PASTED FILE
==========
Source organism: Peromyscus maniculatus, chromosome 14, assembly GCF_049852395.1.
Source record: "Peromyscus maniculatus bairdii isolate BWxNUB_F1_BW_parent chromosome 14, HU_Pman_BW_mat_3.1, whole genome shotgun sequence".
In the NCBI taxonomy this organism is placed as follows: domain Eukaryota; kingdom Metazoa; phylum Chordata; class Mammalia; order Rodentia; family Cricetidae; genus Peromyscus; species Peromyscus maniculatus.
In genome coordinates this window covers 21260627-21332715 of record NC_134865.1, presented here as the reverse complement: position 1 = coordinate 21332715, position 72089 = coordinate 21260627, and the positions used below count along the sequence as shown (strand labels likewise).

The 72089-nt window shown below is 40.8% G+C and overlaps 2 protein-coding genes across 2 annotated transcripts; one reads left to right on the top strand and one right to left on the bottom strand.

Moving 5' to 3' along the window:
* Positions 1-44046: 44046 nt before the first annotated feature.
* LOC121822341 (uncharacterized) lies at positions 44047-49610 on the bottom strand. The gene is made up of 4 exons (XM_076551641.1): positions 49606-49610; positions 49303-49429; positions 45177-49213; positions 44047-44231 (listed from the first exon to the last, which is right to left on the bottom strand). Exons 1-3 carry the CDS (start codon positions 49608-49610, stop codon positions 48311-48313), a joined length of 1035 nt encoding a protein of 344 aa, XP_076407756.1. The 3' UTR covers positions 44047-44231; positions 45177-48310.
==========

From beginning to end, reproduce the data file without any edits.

Source organism: Peromyscus maniculatus, chromosome 14, assembly GCF_049852395.1.
Source record: "Peromyscus maniculatus bairdii isolate BWxNUB_F1_BW_parent chromosome 14, HU_Pman_BW_mat_3.1, whole genome shotgun sequence".
In the NCBI taxonomy this organism is placed as follows: domain Eukaryota; kingdom Metazoa; phylum Chordata; class Mammalia; order Rodentia; family Cricetidae; genus Peromyscus; species Peromyscus maniculatus.
In genome coordinates this window covers 21260627-21332715 of record NC_134865.1, presented here as the reverse complement: position 1 = coordinate 21332715, position 72089 = coordinate 21260627, and the positions used below count along the sequence as shown (strand labels likewise).

The 72089-nt window shown below is 40.8% G+C and overlaps 2 protein-coding genes across 2 annotated transcripts; one reads left to right on the top strand and one right to left on the bottom strand.

Moving 5' to 3' along the window:
* Positions 1-44046: 44046 nt before the first annotated feature.
* LOC121822341 (uncharacterized) lies at positions 44047-49610 on the bottom strand. The gene is made up of 4 exons (XM_076551641.1): positions 49606-49610; positions 49303-49429; positions 45177-49213; positions 44047-44231 (listed from the first exon to the last, which is right to left on the bottom strand). Exons 1-3 carry the CDS (start codon positions 49608-49610, stop codon positions 48311-48313), a joined length of 1035 nt encoding a protein of 344 aa, XP_076407756.1. The 3' UTR covers positions 44047-44231; positions 45177-48310.